Has a decision been reached and indicated to the American Government? If it has, can the House be told?

Mr. Sandys

The American Government know exactly what I have told the House of Commons. [HON. MEMBERS: "Oh."] I spoke to the American Ambassador a few minutes before I came into the House because the United States consul in Zanzibar has also been asked to leave. I have told the American Government exactly what I have told the House, which is that we are engaged in consulting Commonwealth Governments and have not yet reached a decision.

Mr. Biggs-Davison

Is my right hon. Friend aware that many of us think that no blame whatever attaches to Her Majesty's Government for not rushing into recognition of this régime in Zanzibar? What British officials if any, still remain in Zanzibar and Pemba?

Mr. Sandys

The House may like to know how many British nationals still remain in Zanzibar. There are about 270 United Kingdom citizens of United Kingdom origin in Zanzibar, mostly men who remained there after the recent evacuation of most of the women and children. About 130 of them are serving in the Administration of Zanzibar and have been asked by the present régime to continue. They have been assured only today that they can count on safe conditions and I am assured that the situation there continues to be normal and calm.

Mr. Wade

While fully sharing the desire that Zanzibar should remain in the Commonwealth, may I ask whether there is not a very serious risk of getting the worst of both worlds by delay in recognition, since we lose the diplomatic link while, at the same time, playing into the hands of those who wish to create anti-British feeling in the island?

Mr. Sandys

Of course, we do not have a diplomatic link at a time when we do not recognise a Government and do have one when and if we recognise them.

Mr. F. M. Bennett

Since this clearly is a Commonwealth matter, can my right hon. Friend confirm that we are not by any means alone in taking a reasonable time to make up our minds about this and that a large number of other Commonwealth countries are taking precisely the same attitude?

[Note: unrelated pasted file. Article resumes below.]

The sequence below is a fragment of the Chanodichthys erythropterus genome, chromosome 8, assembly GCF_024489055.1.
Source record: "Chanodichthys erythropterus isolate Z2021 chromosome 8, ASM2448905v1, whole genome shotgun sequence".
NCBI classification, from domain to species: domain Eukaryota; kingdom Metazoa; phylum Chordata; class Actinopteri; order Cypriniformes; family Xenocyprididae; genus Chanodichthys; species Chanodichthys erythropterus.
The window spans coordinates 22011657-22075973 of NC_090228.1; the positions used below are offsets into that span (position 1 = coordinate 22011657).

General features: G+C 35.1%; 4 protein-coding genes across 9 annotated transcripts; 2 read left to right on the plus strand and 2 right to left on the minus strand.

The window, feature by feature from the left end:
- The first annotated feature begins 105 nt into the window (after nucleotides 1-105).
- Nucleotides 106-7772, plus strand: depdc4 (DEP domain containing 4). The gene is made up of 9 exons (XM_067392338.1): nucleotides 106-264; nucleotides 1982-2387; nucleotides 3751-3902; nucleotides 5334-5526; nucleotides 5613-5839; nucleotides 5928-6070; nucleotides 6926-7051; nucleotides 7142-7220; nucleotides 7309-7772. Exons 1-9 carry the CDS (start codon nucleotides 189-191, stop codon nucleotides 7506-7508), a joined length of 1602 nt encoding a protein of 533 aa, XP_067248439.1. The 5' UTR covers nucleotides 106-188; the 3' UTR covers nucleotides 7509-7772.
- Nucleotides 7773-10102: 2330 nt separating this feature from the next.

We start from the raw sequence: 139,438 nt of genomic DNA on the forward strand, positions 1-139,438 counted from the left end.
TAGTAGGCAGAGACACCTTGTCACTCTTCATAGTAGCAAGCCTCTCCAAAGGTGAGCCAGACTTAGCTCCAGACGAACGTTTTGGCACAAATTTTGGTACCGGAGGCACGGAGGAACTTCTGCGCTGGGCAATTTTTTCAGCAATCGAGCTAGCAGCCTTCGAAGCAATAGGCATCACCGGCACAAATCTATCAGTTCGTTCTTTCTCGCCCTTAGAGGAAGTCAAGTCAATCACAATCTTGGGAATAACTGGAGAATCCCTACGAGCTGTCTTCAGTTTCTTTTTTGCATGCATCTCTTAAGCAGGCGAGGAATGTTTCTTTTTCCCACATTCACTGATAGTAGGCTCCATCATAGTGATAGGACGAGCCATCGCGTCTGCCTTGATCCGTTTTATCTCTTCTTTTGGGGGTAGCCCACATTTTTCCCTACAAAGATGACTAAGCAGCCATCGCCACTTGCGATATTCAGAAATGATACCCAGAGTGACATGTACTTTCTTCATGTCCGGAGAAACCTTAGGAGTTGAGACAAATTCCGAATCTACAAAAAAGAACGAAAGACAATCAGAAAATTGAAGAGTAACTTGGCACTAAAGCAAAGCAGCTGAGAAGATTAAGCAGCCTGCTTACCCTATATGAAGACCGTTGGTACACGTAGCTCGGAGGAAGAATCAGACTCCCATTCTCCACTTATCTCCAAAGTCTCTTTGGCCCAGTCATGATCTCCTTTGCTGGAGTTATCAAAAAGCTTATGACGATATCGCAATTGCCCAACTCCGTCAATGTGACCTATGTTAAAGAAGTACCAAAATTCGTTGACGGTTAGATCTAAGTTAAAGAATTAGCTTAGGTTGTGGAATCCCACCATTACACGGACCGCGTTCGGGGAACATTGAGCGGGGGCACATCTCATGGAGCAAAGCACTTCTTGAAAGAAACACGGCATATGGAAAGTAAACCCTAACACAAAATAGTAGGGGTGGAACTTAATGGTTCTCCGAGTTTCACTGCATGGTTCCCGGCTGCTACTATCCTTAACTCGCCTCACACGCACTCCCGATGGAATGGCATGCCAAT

Mr. Sandys

I think that it may interest the House to know which countries have recognised the new régime. As the right hon. Member for Middlesbrough, East (Mr. Bottomley) said, they include the three Commonwealth countries in East Africa—Tanganyika, Uganda and Kenya—and Ghana. In addition to these Commonwealth Governments, recognition has been accorded by Ethiopia, Guinea, Egypt, Israel, the Soviet Union, China, Yugoslavia, Czechoslovakia, Albania, East Germany, Cuba, North Vietnam, North Korea and Bulgaria.

Several Hon. Members


Mr. Speaker

We must get on.

Mr. Warbey

Can the right hon Gentleman say why he omitted West Germany from that list? Can he say why, in the matter of Zanzibar, the British Government have applied principles totally different from those which they have applied in the last few months in South Vietnam where, following the lead of the American Government, they have twice recognised successor Governments within hours of military coups?

Mr. Sandys

We are adopting exactly the same criteria as in the case of recognising other new régimes. As I have explained to the House, the difference is that before recognising a new Commonwealth Government we feel it necessary to have very full consultations with other Commonwealth Governments. I did not mention West Germany because, I understand, it has not recognised.

Mr. H. Wilson

Does the right hon. Gentleman's latest answer mean that in this, as in all other questions, the criterion applied by the Government, and which has been applied many times to the Yemen, is simply whether a Government are in effective control of the country? Is that still the criterion as it has been applied in so many other cases—that the decision is not taken on whether we like the colour of the Government or the colour or their eyes, or anything else? If this is the criterion, would he inform some of his hon. Friends behind him, so that they do not look at this matter purely in the terms of the prejudicial attitude of the list of countries which he read out?

Mr. Sandys

I can assure the right hon. Gentleman, as I have already assured the House, that we are applying the same criteria, which are broadly those which he has defined.